Tuesday, April 14, 2020

Albums of Influence: Gone To Earth by David Sylvian

"Gone To Earth" original album cover

I heard this album when I was a senior in high school. One of my friends put "Taking The Veil" on a mixtape. I was entranced by its sophisticated chords, its fretless bass, meticulous production, and lyrics referencing Max Ernst (a favorite artist).

I bought the double vinyl LP used at a local record store. The gatefold's front cover suggested something vaguely mystical. An amulet? Some kind of religious symbols?

The album is two discs. The first is seven long-ish songs. They are quite a step away from Japan's New Romantic pop songs. While they still have verses and choruses, the harmonic choices are more interesting, the melodies go in unusual directions, and Sylvian sings in his deeper "mature" voice. There's nothing you'll dance to, and the melodies aren't exactly built for singing along.

The record is practically adult contemporary. It's got great players (Robert Fripp! Bill Nelson! Mel Collins! B.J. Cole! Kenny WheelerSteve Nye!), piano, soprano sax(!), flugelhorn, and drums that are both quiet and booming. It has a jazzy, almost easy-listening vibe. The title track is the one exception, which weds a more angular melody to little more than Fripp's skronking bent-metal guitar.

It reminds me a bit of Sting's "The Dream of The Blue Turtles", which was recorded around the same time (1985) and was another example of a pop singer trying to establish a solo career by "going jazz", growing up, and moving in a slightly smoother direction. (Though I think Sylvian's record is by far more interesting and timeless).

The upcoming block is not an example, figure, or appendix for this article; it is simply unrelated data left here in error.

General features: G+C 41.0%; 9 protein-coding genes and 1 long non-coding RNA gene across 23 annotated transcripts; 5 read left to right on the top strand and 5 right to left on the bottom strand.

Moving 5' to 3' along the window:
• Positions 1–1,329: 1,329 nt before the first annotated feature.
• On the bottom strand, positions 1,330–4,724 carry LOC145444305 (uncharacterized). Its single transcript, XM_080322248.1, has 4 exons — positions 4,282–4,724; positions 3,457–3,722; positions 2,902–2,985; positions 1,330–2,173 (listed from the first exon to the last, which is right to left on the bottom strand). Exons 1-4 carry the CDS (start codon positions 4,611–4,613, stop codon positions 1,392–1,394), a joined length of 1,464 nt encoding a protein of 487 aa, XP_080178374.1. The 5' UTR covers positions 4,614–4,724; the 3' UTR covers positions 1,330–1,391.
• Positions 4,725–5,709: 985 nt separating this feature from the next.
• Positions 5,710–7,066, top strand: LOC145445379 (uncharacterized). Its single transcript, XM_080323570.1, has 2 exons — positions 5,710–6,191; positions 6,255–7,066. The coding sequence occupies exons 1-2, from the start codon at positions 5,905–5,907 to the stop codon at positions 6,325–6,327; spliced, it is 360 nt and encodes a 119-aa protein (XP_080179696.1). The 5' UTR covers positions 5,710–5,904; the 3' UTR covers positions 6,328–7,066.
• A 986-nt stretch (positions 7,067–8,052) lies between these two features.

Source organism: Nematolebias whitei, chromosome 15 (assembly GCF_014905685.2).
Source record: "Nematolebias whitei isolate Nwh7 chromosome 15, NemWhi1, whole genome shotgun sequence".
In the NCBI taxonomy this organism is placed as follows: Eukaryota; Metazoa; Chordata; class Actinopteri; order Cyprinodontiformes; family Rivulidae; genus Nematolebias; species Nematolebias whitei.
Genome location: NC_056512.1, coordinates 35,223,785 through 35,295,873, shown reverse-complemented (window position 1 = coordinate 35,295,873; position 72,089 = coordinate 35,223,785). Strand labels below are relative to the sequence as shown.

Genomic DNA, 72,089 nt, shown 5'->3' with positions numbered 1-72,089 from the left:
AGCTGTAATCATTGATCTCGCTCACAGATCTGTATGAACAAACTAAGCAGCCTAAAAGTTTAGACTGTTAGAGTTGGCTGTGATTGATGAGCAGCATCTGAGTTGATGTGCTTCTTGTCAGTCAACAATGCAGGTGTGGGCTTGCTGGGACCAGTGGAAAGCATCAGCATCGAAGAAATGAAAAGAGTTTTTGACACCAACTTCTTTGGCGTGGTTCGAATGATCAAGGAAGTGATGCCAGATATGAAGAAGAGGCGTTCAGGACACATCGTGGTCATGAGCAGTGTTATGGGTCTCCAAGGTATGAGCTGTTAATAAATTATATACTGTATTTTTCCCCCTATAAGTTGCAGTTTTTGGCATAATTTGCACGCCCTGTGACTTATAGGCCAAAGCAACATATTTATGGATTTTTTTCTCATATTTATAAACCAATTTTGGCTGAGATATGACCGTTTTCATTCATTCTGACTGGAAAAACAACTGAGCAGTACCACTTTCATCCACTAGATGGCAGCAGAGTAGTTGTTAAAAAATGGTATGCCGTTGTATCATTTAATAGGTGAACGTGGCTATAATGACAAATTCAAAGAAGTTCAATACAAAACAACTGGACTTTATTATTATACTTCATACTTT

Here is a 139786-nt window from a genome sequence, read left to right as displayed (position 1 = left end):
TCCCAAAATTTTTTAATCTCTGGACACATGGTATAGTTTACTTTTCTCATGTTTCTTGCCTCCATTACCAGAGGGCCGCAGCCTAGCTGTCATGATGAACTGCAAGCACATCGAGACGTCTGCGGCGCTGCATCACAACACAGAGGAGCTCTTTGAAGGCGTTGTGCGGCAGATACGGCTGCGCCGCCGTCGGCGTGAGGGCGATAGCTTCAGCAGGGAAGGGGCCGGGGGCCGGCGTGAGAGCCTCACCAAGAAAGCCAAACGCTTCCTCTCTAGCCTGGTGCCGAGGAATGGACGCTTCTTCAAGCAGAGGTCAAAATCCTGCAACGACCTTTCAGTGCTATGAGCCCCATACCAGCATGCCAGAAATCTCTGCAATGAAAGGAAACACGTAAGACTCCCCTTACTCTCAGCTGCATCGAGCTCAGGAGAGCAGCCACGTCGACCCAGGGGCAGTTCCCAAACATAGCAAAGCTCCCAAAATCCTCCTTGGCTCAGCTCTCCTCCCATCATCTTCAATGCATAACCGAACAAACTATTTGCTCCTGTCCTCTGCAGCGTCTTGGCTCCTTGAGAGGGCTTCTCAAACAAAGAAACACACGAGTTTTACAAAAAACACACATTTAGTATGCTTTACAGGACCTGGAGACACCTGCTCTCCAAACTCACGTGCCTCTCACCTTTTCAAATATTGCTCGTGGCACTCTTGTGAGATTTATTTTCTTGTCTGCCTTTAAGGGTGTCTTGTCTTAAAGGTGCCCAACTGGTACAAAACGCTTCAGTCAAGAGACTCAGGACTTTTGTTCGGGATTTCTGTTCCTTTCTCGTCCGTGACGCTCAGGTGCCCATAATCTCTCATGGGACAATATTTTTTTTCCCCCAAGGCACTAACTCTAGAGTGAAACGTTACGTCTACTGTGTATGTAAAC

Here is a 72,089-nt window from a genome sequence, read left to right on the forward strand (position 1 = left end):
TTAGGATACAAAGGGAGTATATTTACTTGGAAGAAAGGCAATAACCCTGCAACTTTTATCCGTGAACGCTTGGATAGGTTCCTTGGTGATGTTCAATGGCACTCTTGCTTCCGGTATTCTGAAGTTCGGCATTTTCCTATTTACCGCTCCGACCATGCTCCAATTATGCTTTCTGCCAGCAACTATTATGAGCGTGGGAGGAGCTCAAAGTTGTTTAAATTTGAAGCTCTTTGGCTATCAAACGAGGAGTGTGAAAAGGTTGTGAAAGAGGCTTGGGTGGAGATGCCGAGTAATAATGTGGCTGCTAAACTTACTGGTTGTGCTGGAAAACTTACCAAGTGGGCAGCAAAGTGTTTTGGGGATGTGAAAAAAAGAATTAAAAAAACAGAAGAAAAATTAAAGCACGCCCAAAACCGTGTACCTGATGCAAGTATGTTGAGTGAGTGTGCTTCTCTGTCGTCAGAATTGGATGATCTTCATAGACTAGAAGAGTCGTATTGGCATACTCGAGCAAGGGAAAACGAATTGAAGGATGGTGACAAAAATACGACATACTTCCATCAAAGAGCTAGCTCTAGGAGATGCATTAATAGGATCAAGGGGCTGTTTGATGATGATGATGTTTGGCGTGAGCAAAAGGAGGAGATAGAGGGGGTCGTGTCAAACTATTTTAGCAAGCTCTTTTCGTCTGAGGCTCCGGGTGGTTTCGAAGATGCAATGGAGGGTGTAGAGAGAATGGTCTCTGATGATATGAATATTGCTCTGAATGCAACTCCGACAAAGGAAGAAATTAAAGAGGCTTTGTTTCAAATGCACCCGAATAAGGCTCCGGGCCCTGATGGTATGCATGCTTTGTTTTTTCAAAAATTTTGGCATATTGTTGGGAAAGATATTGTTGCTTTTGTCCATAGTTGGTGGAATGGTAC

"Gone To Earth" is overwhelmingly tasteful, which is perhaps the only bad thing you can say about this album, if not David Sylvian himself. It's not crazy or dangerous or ROCK! at all. It's beautiful and relaxed.

Sylvian's voice is gorgeous, and given plenty of space by the dynamic, wide-open sound of the record. The mix is fantastic -- I occasionally use it as a reference when testing systems or doing my own audio work. The 2003 remastered CD is one of the best-sounding examples of the compact disc I have heard.

The second disc of the album is ambient music. No singing. Just minimal, looping tracks, built up from synthesizers and guitars. A few tracks have some vocal samples, all but obscured by reverb and EQ. I found them compelling, even if the titles edge from mystical to borderline new age corn.

This album has influenced me in different ways at different times. Initially, I was inspired by the music's harmonic language, vibe, and production. I hoped I could eventually move beyond my simplistic song construction and chord vocabulary to something more like this.

I became interested in how Sylvian's lyric choices also affected the record. The lyrics are cryptic (and not reproduced on the album) and, per Sylvian, "intermingles the personal with the themes of gnosticism and alchemy".

I also was surprised (and inspired) by someone who was such a famous singer choosing to make instrumental ambient music.

Later, I began to appreciate what this record had represented for Sylvian -- a bold step away from his pop career towards something unknown, new, and strange. A choice to do the difficult thing, and to keep challenging himself.  

Sylvian would go on to make a few more adult contemporary-ish records as the 20th century ended ("Secrets of the Beehive", "Dead Bees on a Cake") before getting weirder, darker, and artier as befits the 21st century (notably, "Blemish" and "Manafon").

Sylvian is still occasionally making records, and they are beguiling works of art, and continue to inspire and influence me. Here's an interview where he reflects on some of his work.

David Sylvian - "Taking The Veil"

David Sylvian - "The Healing Place"


[Second of three "adult contemporary" albums in this series. "Diamond Life" was the first.]

No comments: